Six people died after a sightseeing floatplane carrying cruise ship passengers crashed in southeast Alaska on Thursday, authorities said.
Everyone on board the de Havilland Beaver was killed in the crash in the Misty Fjords area, the U.S. Coast Guard said.
An emergency beacon was activated around 11:20 a.m., and a search helicopter found the wreckage on a ridgeline at 2:37 p.m.
“Our thoughts and prayers are with the family and friends of the victims and with our guests and team members who are affected by this tragedy,” cruise line Holland America said in a statement.
The plane was owned by Southeast Aviation, a private company, and the excursion was not sold by Holland America cruise line, the cruise company said.
The passengers were from the Nieuw Amsterdam, which is near the end of a seven-day cruise that left Seattle on Saturday, the company said.
The deceased were not immediately identified.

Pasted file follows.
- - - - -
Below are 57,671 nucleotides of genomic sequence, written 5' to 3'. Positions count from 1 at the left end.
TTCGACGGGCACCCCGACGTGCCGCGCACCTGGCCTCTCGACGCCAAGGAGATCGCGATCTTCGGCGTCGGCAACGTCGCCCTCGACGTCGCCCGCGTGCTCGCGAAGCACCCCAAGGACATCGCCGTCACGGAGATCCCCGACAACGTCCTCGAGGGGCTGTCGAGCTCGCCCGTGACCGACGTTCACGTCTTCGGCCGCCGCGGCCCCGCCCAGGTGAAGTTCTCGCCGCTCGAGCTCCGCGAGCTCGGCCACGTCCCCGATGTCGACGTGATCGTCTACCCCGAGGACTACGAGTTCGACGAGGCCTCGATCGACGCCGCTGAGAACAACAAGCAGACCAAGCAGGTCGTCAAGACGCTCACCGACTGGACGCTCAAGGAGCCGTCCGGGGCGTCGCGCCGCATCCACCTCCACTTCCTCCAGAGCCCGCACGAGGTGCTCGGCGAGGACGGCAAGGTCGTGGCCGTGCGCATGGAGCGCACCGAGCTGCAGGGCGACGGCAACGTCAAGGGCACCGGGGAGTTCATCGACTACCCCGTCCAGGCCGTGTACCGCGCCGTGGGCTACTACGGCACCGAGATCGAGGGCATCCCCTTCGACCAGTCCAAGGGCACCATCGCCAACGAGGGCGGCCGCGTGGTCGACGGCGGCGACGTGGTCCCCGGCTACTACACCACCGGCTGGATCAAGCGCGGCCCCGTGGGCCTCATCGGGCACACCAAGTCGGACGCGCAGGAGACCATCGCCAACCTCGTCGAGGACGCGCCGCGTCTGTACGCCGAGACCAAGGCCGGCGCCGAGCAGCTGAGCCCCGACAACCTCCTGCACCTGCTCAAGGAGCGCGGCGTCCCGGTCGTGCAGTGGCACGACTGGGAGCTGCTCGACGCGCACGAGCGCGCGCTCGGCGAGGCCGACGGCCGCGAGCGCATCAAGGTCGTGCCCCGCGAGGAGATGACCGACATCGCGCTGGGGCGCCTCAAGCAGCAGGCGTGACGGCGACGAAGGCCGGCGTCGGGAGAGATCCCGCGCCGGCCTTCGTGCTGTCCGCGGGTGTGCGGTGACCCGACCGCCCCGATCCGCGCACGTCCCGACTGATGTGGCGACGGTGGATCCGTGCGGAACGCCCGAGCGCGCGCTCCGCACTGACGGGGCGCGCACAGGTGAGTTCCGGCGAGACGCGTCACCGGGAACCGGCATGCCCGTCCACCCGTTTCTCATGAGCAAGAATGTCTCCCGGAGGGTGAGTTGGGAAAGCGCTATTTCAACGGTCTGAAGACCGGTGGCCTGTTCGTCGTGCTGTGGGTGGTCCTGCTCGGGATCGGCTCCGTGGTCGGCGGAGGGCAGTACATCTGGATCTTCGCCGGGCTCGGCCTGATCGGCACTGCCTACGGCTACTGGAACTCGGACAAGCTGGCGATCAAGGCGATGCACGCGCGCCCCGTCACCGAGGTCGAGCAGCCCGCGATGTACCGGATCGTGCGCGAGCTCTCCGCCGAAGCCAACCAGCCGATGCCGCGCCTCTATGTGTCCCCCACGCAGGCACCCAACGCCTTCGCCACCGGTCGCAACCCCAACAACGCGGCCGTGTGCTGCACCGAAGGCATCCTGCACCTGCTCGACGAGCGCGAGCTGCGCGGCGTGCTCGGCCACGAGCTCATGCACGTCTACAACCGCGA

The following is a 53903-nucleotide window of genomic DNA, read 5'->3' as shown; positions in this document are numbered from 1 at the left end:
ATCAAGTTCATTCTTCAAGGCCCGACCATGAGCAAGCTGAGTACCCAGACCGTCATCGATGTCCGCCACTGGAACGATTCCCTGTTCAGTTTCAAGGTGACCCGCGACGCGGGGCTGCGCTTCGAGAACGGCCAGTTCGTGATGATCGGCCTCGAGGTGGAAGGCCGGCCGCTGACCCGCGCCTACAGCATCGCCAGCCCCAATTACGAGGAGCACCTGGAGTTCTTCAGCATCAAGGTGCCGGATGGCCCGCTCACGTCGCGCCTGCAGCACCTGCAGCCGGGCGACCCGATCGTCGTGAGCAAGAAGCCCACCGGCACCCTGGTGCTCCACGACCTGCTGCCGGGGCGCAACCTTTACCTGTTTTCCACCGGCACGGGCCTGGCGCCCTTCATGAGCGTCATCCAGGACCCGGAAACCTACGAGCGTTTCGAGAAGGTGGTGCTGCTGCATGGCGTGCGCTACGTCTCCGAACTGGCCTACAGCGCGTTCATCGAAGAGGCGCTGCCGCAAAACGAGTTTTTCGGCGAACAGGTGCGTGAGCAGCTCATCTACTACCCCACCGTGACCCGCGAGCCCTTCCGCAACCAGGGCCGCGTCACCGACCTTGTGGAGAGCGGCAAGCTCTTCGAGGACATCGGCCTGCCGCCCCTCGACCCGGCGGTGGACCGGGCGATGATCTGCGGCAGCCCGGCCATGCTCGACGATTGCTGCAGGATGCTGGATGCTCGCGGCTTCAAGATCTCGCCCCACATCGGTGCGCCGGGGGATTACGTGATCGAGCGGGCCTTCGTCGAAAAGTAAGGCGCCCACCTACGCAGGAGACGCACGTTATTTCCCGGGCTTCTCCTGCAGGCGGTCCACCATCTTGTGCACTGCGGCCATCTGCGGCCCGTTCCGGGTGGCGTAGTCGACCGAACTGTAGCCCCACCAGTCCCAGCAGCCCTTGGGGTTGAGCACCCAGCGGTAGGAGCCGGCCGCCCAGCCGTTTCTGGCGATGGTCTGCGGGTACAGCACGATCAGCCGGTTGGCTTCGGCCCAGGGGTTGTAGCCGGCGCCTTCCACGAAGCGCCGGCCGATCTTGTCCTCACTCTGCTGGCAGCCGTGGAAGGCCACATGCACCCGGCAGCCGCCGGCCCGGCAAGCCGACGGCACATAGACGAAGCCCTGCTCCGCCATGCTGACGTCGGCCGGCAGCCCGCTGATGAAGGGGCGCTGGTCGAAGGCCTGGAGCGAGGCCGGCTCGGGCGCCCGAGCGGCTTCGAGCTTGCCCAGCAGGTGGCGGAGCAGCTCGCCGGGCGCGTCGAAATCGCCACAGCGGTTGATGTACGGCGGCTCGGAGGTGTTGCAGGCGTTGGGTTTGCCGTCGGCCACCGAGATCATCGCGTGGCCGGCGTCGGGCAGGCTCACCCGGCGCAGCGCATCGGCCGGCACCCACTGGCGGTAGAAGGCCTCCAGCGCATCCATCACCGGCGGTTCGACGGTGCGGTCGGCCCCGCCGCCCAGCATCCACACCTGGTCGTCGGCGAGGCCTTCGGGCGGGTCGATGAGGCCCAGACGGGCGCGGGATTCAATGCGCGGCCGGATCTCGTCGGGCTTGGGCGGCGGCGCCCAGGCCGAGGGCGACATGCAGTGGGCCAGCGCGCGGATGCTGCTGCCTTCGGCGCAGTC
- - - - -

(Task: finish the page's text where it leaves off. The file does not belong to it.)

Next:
The Alaska State Troopers said in a dispatch that the crash scene was in a “steep mountainous area” and that poor visibility and deteriorating weather had at times hampered aerial search efforts. Efforts were being coordinated to recover the bodies, it said.
The National Transportation Safety Board said it was sending a team to investigate the crash.
Southeast Aviation did not immediately respond to requests for comment. Its website says it is based in Ketchikan and among the tours it offers is to the Misty Fjords.
Ketchikan and the Misty Fjords National Monument are in the far southeastern part of Alaska on the panhandle.
The Covid-19 pandemic largely shut down cruise operations, but in May Holland America announced it would resume cruises to Alaska.
It did so thanks in part to a federal law signed in May that temporarily allows foreign-flagged cruise ships to sail directly to the state rather than being required to stop in Canada.
After the law passed, Norwegian Cruise Line also announced plans to resume trips out of Seattle in August.